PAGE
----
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10 Biggest Expenses in Baby's First Year

Even More Expenses From Baby's First Year

The cost of baby food adds up — even if you go the DIY route and make your own.
The cost of baby food adds up — even if you go the DIY route and make your own.
© VeraPetruk/Thinkstock

4: Food and Feeding

Your new little one is going to eat. Whether you breastfeed, bottle-feed or work out a combination of both, there are expenses involved. Breastfeeding itself is free, but you'll need some accessories, like nursing bras and tops. If you're planning to go back to work, you may need to buy or rent a breast pump and get bottles.

If you supplement breastfeeding with formula or only feed your baby formula, you can expect to spend up to $100 per month. At about four to six months, you'll introduce baby food, which can cost another $50 or so per month. You're also going to need a high chair and many, many bibs [source: Baby Center Costs].


3: Child Care

Child care is one of the most important decisions facing many new parents — and potentially one of the most expensive. Gone are the days when it could be assumed that Mom would stay home with the children or that Grandma or some other relative would be the full-time child care provider.

In fact, today, nearly 11 million children are in child care in America every week — and the cost continues to rise. For infants, the average annual cost of full-time care ranges from $3,930 in Mississippi to $16,430 in Massachusetts. This cost is higher than food, and in 31 states, it's higher than the cost of a year's college tuition and fees [source: Child Care Aware].

Research your child care options carefully. The people who care for your children will have an important role in their lives — and yours.

2: Housing

You may not be planning to move to larger digs as you anticipate the birth of a child, but for many parents-to-be, a home or apartment with a dedicated nursery is an important, exciting and fun part of welcoming a new baby. Whether you move or not, housing — including rent or mortgage, utilities and upkeep — is the largest category of child-rearing expenses [source: USDA].

If you decide to upgrade, keep in mind that a larger apartment may mean additional rent every month, a larger up-front deposit and higher utility costs, while the costs of buying and maintaining a larger house could make up an entirely different list.

1: Childbirth

Just bringing your baby into the world can be the most expensive part of the first year of your child's life. The average cost of childbirth in a hospital ranges from $10,600 for a natural delivery with no complications to $23,900 for a cesarean section with complications. These costs often don't include anesthesia, newborn care and other physician charges.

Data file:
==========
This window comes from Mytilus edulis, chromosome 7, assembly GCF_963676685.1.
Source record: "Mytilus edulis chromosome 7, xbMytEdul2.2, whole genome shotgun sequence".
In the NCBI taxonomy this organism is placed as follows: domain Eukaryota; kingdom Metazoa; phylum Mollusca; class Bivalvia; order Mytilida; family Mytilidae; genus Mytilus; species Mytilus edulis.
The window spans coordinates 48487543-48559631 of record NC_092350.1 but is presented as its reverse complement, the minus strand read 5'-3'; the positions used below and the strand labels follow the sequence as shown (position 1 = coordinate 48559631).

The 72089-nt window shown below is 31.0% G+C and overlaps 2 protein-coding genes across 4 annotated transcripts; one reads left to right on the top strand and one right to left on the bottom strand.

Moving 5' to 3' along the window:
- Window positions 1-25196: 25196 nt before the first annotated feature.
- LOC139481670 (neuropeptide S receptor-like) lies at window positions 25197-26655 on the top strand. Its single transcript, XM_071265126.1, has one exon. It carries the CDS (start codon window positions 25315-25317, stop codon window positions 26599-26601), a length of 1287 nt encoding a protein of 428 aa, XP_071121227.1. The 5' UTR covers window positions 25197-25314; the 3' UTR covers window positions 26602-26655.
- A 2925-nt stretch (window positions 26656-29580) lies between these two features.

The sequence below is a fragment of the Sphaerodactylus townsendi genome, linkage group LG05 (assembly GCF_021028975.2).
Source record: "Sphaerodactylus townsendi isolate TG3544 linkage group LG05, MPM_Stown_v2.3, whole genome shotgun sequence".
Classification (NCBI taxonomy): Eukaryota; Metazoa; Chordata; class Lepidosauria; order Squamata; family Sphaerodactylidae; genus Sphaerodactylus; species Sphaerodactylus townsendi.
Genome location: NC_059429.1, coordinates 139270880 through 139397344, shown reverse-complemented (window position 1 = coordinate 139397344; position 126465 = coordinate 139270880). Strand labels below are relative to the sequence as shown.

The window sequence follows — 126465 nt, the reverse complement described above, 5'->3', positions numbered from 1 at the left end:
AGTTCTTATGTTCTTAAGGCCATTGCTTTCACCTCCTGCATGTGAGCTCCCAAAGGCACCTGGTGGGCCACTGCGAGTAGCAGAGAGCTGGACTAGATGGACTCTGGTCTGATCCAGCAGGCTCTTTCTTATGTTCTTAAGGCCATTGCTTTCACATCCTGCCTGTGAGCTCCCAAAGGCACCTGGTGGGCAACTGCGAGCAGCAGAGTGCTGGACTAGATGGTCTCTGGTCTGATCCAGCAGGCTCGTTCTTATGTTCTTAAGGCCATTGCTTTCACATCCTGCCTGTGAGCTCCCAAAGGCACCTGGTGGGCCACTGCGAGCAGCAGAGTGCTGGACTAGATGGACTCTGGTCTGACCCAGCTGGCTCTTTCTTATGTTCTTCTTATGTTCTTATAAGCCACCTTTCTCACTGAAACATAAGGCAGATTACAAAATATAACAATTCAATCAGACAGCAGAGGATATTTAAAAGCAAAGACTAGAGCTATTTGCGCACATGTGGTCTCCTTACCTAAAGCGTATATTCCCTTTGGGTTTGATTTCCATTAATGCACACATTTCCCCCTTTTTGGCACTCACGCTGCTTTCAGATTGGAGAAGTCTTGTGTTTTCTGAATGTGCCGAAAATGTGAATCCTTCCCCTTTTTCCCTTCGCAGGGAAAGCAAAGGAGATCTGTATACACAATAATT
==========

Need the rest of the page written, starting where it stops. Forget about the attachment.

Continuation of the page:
With all of the recent health insurance changes, check your health insurance policy before you become pregnant. Premature births, serious complications or a doctor or hospital out of your network can add thousands more to the cost of childbirth, making insurance essential not only for receiving adequate care, but also for paying for it [source: Podulka].

Author's Note: 10 Biggest Expenses in Baby's First Year

I don't have kids of my own, but during my youngest nephew's first year, I was nanny to him and his two older brothers. I learned a lot that year, but the lesson that stuck with me — he's 15 as I write this in 2014 — is that while the first year of a baby's life involves a lot of expenses, some of it unavoidable, the most important thing to spend during that year — and really throughout your children's lives — is time. I love all of my nephews very much, but the youngest one and I developed a bond during his first year that continues to this day. So spend what money you have to, but really, your baby won't know if he's got designer clothes and a gold-plated crib. Play with him, love him, spend time with him. That's the gift that will last forever.

Related Articles


  • Baby Center. "Choosing Life Insurance." (Oct. 11, 2014)
  • Baby Center. "First-Year Baby Costs Calculator." 2014. (Oct. 11, 2014)
  • Child Care Aware of America. "Parents and the High Cost of Child Care 2013 Report." 2013. (October 11, 2014)
  • National Partnership for Women & Families. "Average U.S. Facility Charges for Giving Birth." 2014. (Oct. 11, 2014)
  • Podulka, J. et al. "Hospitalizations Related to Childbirth, 2008. HCUP Statistical Brief #110." Agency for Healthcare Research and Quality. April 2011 (Oct. 11, 2014)
  • United States Department of Agriculture (USDA). "Expenditures on Children by Families, 2013." August 2014. (Oct. 11, 2014)


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